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How to Follow a Kidney-Healthy Diet

Diet Advice For seniors with Kidney Health Problems

Many seniors experience kidney trouble at one time or another. In such instances, it is important to adjust seniors’ diets to protect kidney health.

Over time, the kidneys tend to perform less effectively. As a result, seniors are at greater risk of kidney problems and kidney failure. A kidney-healthy diet can help.

The kidneys are organs that filter the blood. They filter wastes and extra fluid to form urine. Other functions include hormone production and body fluid regulation. Since kidneys serve as filters, what seniors eat affects their function. A kidney-healthy diet can reduce strain on the kidney and improve health.

Dietary Tips for Kidney Health

Generally, protecting the kidneys or reducing strain on them involves limiting the intake of sodium, potassium, and phosphorus. Limiting these nutrients is commonly referred to as “the renal diet.”

These tips can help seniors follow the renal diet:

Reducing Sodium

  • Never add salt to food
  • Only consume reduced-sodium soups or broths
  • Avoid frozen meals
  • Don’t eat foods with 300mg or more sodium per serving
  • Check labels to be sure no salt is added
  • Do not buy foods preserved in a “solution”

Reducing Potassium

  • Avoid melons and bananas
  • Do not drink orange, prune, or grapefruit juice
  • Limit tomato-based foods like pasta sauce
  • Never eat dried beans
  • Don’t eat cooked greens, spinach, collards, or swiss chard
  • Always wash and peel potatoes

Signs of Kidney Problems
Watch for these signs of renal issues:

  • Blood in the urine
  • Weak or reduced urine output
  • Pain near the kidneys
  • Loss of appetite
  • Puffiness in the legs or ankles
  • High blood pressure

Reducing Phosphorus

  • Reduce dairy intake to 1 cup per day
  • Limit broccoli, mushrooms, and brussel sprouts to 1 cup per week
  • Cereals like bran or oatmeal should be eaten no more than once a week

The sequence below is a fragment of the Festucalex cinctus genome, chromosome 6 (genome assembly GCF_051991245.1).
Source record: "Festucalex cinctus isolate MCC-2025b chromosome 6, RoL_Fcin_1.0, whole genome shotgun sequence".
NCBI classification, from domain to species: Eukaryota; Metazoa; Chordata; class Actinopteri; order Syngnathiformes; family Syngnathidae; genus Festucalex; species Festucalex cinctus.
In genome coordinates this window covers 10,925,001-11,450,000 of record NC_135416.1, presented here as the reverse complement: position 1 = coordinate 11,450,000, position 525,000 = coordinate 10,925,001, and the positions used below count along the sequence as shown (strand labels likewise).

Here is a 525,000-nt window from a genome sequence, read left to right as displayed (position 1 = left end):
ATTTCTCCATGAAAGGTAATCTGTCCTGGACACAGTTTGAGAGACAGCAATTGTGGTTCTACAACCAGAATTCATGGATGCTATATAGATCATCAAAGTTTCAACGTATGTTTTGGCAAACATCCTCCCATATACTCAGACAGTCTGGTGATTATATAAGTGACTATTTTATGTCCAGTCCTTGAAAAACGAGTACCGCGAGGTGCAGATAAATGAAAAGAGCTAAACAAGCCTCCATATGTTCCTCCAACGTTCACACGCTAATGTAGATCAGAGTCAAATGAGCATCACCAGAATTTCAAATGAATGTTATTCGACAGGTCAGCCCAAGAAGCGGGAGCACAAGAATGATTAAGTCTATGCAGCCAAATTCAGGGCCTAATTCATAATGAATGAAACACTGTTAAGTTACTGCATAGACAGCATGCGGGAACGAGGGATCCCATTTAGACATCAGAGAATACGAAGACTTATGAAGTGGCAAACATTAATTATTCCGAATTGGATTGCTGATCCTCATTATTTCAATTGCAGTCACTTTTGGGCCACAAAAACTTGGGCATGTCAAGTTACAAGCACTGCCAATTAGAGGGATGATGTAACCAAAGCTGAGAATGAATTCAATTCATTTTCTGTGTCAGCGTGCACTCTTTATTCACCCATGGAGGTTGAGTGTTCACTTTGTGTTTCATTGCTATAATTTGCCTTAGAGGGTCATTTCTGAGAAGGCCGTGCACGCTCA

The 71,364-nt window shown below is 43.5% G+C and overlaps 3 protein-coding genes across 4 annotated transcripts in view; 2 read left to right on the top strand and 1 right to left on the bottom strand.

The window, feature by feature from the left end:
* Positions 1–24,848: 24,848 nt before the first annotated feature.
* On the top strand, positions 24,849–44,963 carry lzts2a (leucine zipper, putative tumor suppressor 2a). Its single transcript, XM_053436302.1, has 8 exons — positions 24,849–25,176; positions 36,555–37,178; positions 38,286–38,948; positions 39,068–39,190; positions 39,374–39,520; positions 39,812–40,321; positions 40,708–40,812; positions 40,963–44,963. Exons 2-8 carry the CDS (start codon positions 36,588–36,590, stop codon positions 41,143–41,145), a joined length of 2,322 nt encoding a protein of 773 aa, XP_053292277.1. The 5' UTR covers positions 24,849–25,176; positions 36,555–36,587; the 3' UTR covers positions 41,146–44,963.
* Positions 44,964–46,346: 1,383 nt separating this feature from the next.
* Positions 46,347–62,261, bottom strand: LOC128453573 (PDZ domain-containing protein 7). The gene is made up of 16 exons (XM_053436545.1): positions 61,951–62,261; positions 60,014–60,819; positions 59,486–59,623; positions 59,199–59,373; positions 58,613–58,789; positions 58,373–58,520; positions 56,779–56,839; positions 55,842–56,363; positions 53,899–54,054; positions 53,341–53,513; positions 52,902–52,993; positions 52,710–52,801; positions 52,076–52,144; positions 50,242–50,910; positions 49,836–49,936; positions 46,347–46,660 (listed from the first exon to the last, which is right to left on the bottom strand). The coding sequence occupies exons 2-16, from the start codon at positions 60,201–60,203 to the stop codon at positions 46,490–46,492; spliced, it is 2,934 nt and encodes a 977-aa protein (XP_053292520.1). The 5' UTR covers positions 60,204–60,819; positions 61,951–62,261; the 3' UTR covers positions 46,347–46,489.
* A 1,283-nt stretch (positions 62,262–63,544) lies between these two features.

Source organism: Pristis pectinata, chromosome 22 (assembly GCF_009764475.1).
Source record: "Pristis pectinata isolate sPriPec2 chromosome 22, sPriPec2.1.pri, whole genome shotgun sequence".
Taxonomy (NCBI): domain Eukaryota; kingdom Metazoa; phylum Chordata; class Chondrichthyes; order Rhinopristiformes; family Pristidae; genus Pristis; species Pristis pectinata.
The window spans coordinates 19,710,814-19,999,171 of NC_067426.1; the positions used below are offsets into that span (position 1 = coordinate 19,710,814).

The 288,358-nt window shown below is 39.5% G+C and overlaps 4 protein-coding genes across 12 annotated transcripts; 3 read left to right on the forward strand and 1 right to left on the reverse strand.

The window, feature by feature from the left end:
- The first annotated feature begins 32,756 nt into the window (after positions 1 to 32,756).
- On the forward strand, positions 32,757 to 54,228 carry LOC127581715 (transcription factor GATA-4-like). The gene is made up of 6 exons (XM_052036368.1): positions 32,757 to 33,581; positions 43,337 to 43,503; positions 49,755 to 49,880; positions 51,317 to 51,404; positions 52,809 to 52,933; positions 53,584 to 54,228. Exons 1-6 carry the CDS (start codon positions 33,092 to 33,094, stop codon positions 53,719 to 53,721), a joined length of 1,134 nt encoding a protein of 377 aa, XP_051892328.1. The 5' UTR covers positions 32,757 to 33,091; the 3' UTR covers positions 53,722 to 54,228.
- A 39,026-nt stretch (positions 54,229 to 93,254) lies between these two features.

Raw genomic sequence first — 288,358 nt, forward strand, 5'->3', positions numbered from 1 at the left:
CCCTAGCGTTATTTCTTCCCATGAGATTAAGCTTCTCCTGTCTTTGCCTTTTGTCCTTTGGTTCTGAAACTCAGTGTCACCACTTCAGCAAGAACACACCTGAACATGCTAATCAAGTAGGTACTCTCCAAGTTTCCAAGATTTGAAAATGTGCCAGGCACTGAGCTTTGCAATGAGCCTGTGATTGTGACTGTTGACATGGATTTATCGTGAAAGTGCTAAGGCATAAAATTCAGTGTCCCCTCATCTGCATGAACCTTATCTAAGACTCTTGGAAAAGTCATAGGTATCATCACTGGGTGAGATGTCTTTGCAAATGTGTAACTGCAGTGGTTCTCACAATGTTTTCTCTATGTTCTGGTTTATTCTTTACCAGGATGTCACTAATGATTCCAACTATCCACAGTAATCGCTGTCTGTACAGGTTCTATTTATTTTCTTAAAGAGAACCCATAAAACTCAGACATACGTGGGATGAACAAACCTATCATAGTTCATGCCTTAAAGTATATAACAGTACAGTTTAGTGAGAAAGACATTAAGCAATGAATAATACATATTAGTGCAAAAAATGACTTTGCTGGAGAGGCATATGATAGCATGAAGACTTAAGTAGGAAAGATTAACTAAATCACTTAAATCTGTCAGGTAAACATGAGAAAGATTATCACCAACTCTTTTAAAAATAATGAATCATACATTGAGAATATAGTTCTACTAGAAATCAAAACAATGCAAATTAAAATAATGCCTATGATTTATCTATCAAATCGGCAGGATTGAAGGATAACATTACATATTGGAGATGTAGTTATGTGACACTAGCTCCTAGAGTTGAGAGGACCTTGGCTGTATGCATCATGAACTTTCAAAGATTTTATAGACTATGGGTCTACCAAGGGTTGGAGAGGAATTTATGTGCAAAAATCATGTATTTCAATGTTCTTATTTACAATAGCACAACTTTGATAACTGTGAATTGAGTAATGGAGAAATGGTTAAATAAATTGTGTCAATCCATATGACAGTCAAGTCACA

• Do not drink soft drinks or beer
  • Choose white bread over whole grains

Since protein should also be limited if the kidneys are having trouble with filtration, the consumption of foods like meat and nuts should be reduced too.

Types of Kidney Disease

  • Polycystic Kidney Disease
  • Kidney Cancer
  • Acute Kidney Failure
  • Nephronia/Nephropathy
  • Secondary caused by diabetes, lupus, etc.

Kidney-Friendly Foods

Given the many limitations a renal diet requires, many seniors are at a loss about what they can eat. These foods are generally safe for seniors with kidney problems to consume:

  • Veggies like bell peppers, cauliflower, cabbage, radishes, and turnips
  • Seafood rich in Omega 3 fatty acids
  • Low-potassium fruits like blueberries, red grapes, cranberries, and pineapples
  • Easier-to-digest proteins like egg whites or skinless chicken
  • Unsalted seasonings like garlic and onion
  • Light grains like bulgur and buckwheat

Home Care Tip

Many seniors grow discouraged by restrictive diets like the renal diet. One way to encourage them is to make their favorite meals or treats using kidney-friendly alternative ingredients.

Ted Wolfendale

Administrator at Dial-a-Nurse
Mr. Wolfendale is a graduate of Stetson University, and Stetson University School of Law, and was admitted to the Florida Bar in 1988. He is admitted to practice in the Middle district of Florida, is an active member of the Florida Health Law section, and Lee County Bar Association.

In 1995 he became Administrator of Dial-a-Nurse nursing agency, the oldest nursing agency in the Southwest Florida succeeding his mother who started the company 37 years ago. He is also President of Nevco, Inc., an educational healthcare training company begun in 1988.

Mr. Wolfendale has worked with the U.S. Department of Commerce on various Missions to improve the quality of life around the world by development of supportive healthcare programs. In 2005 he traveled with U.S. officials and addressed the Italian National Government assisting in the creation of Nurse Education mandates for that Country. In 2006 he was invited and spoke with the National Institutes of Continuing Education in Eastern Europe on healthcare education and developmental mandates, and most recently represented the United States at the European Union in Lake Balaton, Hungary in 2011. In 2014 he traveled with the U.S. Department of State to Singapore, Malaysia and Vietnam in an effort to improve caregiver knowledge and training.

Mr. Wolfendale has worked with a number of non-profits in contributing and creating curriculum to improve the quality of life in third-world countries since 2001, and notably created a successful program in Odessa, India that has been modeled in other areas of the world. In his backyard, he has worked with local Goodwill Industries to provide curriculum and training to underserved individuals who have obtained employment as a result of educational training. He was the Congressional appointment to the Governor's purple ribbon task force in 2013, and has worked to educate caregivers in all aspects of Alzheimer's training.
Ted Wolfendale

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